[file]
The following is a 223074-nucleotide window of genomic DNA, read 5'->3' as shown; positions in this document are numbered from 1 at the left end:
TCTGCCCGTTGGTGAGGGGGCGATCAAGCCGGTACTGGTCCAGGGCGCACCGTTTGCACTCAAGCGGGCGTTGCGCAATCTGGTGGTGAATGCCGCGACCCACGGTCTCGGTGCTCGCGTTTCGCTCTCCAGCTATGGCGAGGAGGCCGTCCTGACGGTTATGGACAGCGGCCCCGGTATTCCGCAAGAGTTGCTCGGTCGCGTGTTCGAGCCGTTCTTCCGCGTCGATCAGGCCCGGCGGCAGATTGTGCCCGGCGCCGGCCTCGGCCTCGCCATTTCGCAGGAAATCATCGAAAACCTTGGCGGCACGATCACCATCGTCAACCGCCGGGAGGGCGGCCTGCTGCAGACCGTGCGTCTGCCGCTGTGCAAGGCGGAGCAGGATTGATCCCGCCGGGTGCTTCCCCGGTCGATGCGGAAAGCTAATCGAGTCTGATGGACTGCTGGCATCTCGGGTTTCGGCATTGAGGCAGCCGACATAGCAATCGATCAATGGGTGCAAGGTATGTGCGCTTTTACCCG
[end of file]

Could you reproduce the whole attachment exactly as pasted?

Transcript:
The following is a 223074-nucleotide window of genomic DNA, read 5'->3' as shown; positions in this document are numbered from 1 at the left end:
TCTGCCCGTTGGTGAGGGGGCGATCAAGCCGGTACTGGTCCAGGGCGCACCGTTTGCACTCAAGCGGGCGTTGCGCAATCTGGTGGTGAATGCCGCGACCCACGGTCTCGGTGCTCGCGTTTCGCTCTCCAGCTATGGCGAGGAGGCCGTCCTGACGGTTATGGACAGCGGCCCCGGTATTCCGCAAGAGTTGCTCGGTCGCGTGTTCGAGCCGTTCTTCCGCGTCGATCAGGCCCGGCGGCAGATTGTGCCCGGCGCCGGCCTCGGCCTCGCCATTTCGCAGGAAATCATCGAAAACCTTGGCGGCACGATCACCATCGTCAACCGCCGGGAGGGCGGCCTGCTGCAGACCGTGCGTCTGCCGCTGTGCAAGGCGGAGCAGGATTGATCCCGCCGGGTGCTTCCCCGGTCGATGCGGAAAGCTAATCGAGTCTGATGGACTGCTGGCATCTCGGGTTTCGGCATTGAGGCAGCCGACATAGCAATCGATCAATGGGTGCAAGGTATGTGCGCTTTTACCCG